Internship and Research Experiences

Internships are experiential learning opportunities that allow you to observe and participate in professional work environments and explore how your interests relate to possible careers.

We distinguish internships from other work experiences because internships directly relate to your program of study and have clearly defined learning objectives. Through internships, you get to work in a career-related position, network with professionals in your field and increase your marketability upon graduation. Internships include paid and unpaid positions. They may also include academic credit.

Internship Funding 

Encouraging lifelong careers of public service, this program combines experiential learning and exploration of vocation with service to humanity. Students with a demonstrated commitment to public service propose internships (either self-designed or existing) that serve those in need, whether it's of food, shelter, education, medical attention social justice or spiritual sustenance. Internships include at least 200 contact hours and take place in the United States or abroad.

The Advantage Award program is a signature program of the college that provides you with the opportunity to pursue immersive experiences linking the classroom to a wider world: internships and undergraduate research. The Advantage Award leads to learning opportunities in domestic and global settings that enable you to develop a compelling individual portfolio of knowledge, skills and experiences critical to career and post-graduate success.

Learn more about the Advantage Award Program

Agnes Scott students can apply for a Bevier Summer Public Health Internship, which provides funding for full-time summer (eight-week) research and internship opportunities, including work at the Centers for Disease Control and Prevention and other organizations.

Mentored by a specialist in the field, interns assist with lab research, develop health communication materials, work with community health organizations or study disease prevalence and transmission. Interns often develop their own independent research projects, too.

Since 2006, 48 students have received support from the program, made possible through the generosity of Pamela J. Bevier '61, who dedicated much of her career to work in public health. Bevier now serves on the college's Board of Trustees. The Bevier Summer Public Health Internship Program selects approximately six high-achieving students to participate in paid summer internships in a variety of public health organizations.

Academic Credit for Internships

You can obtain academic credit for completing an internship in one of two ways:

  1. Through participation in a for-credit internship course 
  2. Through an independent internship

An internship course is led by an instructor and meets on a regular basis — once or twice a week — for discussion and sharing about the internship. The instructor will require readings and a final project, presentation or paper. The instructor teaches the course, grades assignments and may conduct site visits. Internship courses earn four credit hours.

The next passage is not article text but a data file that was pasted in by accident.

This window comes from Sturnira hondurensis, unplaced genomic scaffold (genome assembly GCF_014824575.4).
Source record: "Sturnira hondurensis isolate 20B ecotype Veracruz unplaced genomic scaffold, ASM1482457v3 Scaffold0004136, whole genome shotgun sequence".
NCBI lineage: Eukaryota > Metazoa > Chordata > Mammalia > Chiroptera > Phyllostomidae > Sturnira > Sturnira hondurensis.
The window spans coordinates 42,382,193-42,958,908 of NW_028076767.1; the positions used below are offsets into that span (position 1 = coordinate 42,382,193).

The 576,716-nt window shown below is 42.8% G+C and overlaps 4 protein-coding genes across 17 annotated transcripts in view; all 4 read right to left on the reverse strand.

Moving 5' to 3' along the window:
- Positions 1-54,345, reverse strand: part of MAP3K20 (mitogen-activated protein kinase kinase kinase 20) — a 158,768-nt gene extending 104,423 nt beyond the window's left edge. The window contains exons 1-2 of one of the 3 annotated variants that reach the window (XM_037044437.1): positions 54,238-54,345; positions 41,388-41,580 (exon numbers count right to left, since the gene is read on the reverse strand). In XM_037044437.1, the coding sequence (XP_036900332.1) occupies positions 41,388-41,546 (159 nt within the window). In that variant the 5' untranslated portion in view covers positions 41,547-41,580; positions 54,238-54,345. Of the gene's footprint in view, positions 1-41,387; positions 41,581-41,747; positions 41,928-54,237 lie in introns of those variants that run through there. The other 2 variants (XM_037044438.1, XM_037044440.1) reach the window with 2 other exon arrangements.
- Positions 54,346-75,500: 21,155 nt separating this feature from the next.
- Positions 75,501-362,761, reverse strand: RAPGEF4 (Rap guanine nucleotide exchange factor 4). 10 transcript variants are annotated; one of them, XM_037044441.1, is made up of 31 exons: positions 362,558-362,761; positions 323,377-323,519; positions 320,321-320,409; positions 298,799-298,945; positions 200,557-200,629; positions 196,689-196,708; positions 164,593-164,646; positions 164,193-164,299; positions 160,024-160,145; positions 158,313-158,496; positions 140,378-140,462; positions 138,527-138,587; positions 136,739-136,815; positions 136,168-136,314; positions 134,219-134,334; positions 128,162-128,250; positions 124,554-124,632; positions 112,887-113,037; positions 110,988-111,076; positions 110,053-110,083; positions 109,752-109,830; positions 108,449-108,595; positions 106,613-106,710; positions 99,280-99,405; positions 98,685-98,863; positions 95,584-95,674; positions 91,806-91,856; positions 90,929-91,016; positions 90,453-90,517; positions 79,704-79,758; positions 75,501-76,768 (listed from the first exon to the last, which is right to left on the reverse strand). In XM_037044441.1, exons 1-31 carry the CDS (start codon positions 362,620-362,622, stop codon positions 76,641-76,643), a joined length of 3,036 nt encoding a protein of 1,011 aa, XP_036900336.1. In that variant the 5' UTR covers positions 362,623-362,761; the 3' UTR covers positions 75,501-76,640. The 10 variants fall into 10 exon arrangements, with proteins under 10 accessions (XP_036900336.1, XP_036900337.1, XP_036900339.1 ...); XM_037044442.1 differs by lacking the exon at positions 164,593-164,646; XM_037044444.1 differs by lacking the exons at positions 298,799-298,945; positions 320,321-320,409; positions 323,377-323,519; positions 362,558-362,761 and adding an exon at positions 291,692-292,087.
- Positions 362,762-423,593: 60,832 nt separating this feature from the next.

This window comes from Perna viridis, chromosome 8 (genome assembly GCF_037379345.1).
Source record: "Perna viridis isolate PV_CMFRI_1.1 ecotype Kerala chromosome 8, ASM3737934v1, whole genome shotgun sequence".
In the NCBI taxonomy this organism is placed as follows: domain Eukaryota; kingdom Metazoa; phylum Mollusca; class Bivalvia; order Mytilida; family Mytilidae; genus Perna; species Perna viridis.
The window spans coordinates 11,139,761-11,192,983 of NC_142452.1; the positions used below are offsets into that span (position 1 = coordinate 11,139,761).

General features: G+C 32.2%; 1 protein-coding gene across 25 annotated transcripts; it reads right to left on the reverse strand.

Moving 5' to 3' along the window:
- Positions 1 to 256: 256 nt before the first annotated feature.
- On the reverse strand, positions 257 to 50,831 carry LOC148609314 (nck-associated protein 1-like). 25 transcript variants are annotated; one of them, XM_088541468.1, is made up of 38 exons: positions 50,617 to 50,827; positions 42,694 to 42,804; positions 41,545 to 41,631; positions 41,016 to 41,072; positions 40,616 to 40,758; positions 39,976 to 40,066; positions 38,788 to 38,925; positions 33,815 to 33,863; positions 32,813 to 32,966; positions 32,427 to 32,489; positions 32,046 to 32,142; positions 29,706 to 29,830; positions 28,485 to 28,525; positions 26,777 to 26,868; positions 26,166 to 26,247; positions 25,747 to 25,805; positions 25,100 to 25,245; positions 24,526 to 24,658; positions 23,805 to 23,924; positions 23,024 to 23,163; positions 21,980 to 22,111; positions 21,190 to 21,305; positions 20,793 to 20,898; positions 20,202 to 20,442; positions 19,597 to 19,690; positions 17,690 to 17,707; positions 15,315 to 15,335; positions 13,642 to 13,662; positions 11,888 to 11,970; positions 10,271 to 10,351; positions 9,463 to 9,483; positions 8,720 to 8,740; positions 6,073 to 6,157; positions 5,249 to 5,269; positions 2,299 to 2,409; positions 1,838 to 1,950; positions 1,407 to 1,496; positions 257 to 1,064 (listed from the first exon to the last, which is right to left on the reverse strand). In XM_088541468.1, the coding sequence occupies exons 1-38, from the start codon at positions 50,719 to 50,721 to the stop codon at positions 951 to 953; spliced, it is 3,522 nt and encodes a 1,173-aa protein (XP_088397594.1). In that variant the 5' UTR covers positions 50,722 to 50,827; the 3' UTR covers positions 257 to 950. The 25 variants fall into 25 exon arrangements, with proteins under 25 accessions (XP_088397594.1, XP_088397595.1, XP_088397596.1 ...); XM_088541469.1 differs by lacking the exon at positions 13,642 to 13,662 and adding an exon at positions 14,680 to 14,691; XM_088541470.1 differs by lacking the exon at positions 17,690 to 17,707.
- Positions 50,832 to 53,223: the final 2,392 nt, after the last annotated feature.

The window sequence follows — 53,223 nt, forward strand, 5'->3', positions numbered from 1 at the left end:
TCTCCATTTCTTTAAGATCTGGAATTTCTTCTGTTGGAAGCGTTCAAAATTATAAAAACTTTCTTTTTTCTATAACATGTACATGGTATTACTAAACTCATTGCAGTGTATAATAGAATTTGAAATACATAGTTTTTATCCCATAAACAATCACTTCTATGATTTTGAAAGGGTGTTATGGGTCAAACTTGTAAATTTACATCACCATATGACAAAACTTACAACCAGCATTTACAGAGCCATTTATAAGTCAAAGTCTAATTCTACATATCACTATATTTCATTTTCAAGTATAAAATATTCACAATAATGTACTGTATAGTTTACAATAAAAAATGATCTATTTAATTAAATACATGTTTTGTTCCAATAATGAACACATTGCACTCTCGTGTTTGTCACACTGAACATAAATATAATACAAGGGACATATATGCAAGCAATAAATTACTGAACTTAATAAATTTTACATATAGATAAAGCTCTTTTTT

For-credit internships require students to work at least 10 hours per week for 13 weeks or 130 hours total for a four-credit internship.

To register for the course, students should contact Tomeka Stephens in the Office of Internship and Career Development.

An independent internship or 450 is an individual experience with a faculty sponsor. This type of for-credit internship consists of regular one-on-one meetings with a faculty sponsor who will design, facilitate and grade the academic component of the internship. The academic component varies, but typically consists of a reading list and reflective paper throughout the internship and/or a final project, presentation or paper.

Students may customize an independent internship for one to four credit hours. Registration requires a 450 application form approved by the faculty sponsor, the internship site and the Office of Internship and Career Development.

Research Experiences

Research Experiences for Undergraduates are called “REU”s for short. These are summer programs that offer college students the opportunity to conduct full-time research, under the mentorship of faculty and sometimes graduate students and postdocs in larger research teams. For Scotties interested in participating in REU, the Science Center for Women is the best place to start searching! The Science Center for Women coordinates programs that support students and faculty in the sciences. Learn more about Mentored Research and REU's and the Science Center for Women.

Important Dates

Applying for Academic Credit for Internships

Fall Semester -  August 15

Spring Semester  - December 15

Summer Semester -  May 15

Contact

Tomeka Stephens
Assistant Director, Internship Programs
Email: tstephens@agnesscott.edu

Internship Spotlight

Leah Trotman '21

A senior, majoring in International Relations and minoring in Public Health, last summer, Leah interned with the Hazard Mitigation and Resilience Plan (HRMP) Health Sector at the University of Virgin Islands in St. Thomas, USVI.

Angelica Martini '21

A senior majoring in Economics and International Relations, last summer, Angelica interned with the International Financial Planning and Analytics at UPS.

Nneka Jones '22

A junior majoring in Political Science, last summer, Nneka interned with the City of Chicago at the 10th Ward Public Service Office.

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